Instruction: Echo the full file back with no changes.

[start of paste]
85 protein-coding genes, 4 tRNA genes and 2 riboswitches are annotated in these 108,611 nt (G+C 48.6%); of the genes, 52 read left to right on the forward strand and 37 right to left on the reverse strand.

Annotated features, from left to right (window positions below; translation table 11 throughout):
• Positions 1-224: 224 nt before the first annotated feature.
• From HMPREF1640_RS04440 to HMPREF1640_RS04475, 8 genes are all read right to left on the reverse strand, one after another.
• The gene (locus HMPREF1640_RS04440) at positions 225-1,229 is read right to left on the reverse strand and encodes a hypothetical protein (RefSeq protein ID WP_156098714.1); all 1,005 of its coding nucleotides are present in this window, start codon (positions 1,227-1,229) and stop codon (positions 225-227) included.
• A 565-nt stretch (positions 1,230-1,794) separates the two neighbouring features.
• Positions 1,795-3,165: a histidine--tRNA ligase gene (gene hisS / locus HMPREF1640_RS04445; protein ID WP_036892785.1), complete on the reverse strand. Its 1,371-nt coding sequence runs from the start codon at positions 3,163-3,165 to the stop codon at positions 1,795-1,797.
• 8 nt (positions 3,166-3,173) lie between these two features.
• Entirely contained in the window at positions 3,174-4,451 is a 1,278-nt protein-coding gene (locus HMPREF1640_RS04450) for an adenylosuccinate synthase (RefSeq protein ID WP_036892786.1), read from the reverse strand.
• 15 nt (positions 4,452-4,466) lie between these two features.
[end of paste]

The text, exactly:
85 protein-coding genes, 4 tRNA genes and 2 riboswitches are annotated in these 108,611 nt (G+C 48.6%); of the genes, 52 read left to right on the forward strand and 37 right to left on the reverse strand.

Annotated features, from left to right (window positions below; translation table 11 throughout):
• Positions 1-224: 224 nt before the first annotated feature.
• From HMPREF1640_RS04440 to HMPREF1640_RS04475, 8 genes are all read right to left on the reverse strand, one after another.
• The gene (locus HMPREF1640_RS04440) at positions 225-1,229 is read right to left on the reverse strand and encodes a hypothetical protein (RefSeq protein ID WP_156098714.1); all 1,005 of its coding nucleotides are present in this window, start codon (positions 1,227-1,229) and stop codon (positions 225-227) included.
• A 565-nt stretch (positions 1,230-1,794) separates the two neighbouring features.
• Positions 1,795-3,165: a histidine--tRNA ligase gene (gene hisS / locus HMPREF1640_RS04445; protein ID WP_036892785.1), complete on the reverse strand. Its 1,371-nt coding sequence runs from the start codon at positions 3,163-3,165 to the stop codon at positions 1,795-1,797.
• 8 nt (positions 3,166-3,173) lie between these two features.
• Entirely contained in the window at positions 3,174-4,451 is a 1,278-nt protein-coding gene (locus HMPREF1640_RS04450) for an adenylosuccinate synthase (RefSeq protein ID WP_036892786.1), read from the reverse strand.
• 15 nt (positions 4,452-4,466) lie between these two features.